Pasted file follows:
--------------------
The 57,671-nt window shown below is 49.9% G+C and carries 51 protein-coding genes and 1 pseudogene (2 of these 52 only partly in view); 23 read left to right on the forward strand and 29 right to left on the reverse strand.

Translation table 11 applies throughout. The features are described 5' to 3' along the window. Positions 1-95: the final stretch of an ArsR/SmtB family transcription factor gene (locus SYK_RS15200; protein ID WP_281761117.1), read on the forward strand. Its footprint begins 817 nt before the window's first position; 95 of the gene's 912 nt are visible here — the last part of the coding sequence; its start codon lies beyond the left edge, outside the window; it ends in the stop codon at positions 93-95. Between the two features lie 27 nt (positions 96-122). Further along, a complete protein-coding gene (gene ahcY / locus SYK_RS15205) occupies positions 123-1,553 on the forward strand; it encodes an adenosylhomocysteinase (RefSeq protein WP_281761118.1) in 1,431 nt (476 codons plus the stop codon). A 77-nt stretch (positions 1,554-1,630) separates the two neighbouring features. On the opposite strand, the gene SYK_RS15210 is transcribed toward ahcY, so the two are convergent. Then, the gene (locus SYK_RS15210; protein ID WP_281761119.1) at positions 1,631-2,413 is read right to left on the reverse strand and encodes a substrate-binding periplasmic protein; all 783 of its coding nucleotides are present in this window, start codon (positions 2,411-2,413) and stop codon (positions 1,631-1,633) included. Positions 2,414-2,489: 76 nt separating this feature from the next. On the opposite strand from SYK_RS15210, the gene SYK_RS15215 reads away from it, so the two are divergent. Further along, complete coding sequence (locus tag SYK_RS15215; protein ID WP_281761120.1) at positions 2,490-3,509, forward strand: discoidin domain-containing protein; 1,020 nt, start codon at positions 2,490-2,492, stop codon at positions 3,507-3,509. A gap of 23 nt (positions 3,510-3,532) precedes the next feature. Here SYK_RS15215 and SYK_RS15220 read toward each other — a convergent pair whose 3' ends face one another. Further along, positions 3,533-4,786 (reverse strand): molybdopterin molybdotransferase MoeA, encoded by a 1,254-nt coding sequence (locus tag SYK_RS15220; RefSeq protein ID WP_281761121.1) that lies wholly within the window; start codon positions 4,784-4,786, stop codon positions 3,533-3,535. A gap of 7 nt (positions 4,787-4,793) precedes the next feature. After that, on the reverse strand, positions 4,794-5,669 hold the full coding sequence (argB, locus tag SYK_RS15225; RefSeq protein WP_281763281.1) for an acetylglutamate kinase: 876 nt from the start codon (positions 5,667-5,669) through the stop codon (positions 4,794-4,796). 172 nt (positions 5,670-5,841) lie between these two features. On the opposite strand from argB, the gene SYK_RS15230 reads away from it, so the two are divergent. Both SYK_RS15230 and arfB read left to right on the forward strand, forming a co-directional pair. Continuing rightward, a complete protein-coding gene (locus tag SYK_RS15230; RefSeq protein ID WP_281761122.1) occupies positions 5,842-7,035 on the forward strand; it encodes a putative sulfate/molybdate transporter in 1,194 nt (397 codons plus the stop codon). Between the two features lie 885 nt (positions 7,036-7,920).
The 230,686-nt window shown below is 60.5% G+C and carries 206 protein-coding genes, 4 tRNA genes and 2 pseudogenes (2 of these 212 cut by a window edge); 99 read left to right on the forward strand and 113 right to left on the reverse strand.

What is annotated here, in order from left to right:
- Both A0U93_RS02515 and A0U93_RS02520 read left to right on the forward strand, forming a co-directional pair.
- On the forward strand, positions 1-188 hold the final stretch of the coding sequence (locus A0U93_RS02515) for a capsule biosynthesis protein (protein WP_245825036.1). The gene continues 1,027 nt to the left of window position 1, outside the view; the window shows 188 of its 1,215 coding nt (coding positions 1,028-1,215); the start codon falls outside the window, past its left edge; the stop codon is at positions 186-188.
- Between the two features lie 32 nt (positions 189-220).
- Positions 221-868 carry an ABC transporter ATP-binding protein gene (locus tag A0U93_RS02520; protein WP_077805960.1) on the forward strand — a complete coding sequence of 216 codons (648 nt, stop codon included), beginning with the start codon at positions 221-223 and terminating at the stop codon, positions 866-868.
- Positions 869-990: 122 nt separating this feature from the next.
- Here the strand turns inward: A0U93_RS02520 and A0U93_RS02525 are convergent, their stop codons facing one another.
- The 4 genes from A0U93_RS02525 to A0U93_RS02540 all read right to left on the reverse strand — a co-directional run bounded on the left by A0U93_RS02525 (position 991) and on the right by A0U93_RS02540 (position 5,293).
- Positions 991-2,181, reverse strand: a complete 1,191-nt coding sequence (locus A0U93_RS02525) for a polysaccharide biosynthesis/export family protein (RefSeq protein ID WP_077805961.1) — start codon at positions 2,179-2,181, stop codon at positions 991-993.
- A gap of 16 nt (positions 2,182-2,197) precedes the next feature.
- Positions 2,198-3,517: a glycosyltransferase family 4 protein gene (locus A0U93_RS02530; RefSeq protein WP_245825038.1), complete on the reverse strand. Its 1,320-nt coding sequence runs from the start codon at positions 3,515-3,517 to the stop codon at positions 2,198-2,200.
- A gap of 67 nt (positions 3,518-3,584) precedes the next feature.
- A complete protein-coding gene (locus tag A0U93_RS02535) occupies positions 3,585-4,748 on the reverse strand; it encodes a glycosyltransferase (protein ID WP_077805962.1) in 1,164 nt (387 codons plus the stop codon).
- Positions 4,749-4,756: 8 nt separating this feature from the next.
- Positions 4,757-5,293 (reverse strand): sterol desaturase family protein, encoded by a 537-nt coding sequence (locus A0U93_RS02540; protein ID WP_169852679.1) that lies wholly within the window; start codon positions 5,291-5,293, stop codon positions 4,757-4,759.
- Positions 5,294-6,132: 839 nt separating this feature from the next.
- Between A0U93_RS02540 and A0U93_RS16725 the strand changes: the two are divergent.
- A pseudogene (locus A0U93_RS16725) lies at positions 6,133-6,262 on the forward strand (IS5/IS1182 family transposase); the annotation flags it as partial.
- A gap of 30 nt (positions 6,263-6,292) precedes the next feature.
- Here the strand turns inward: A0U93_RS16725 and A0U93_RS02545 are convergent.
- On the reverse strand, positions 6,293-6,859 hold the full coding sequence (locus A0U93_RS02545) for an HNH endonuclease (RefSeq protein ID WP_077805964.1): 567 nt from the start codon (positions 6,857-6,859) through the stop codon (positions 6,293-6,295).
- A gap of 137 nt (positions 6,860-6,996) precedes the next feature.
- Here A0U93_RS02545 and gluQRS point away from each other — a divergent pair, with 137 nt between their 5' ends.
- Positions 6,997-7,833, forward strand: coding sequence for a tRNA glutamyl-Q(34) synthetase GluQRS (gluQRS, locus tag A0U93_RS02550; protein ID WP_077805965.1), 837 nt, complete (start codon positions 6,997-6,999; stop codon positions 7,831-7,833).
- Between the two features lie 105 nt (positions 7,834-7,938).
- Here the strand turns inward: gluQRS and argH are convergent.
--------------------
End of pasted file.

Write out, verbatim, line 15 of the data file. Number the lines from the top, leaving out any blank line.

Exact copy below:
- A gap of 67 nt (positions 3,518-3,584) precedes the next feature.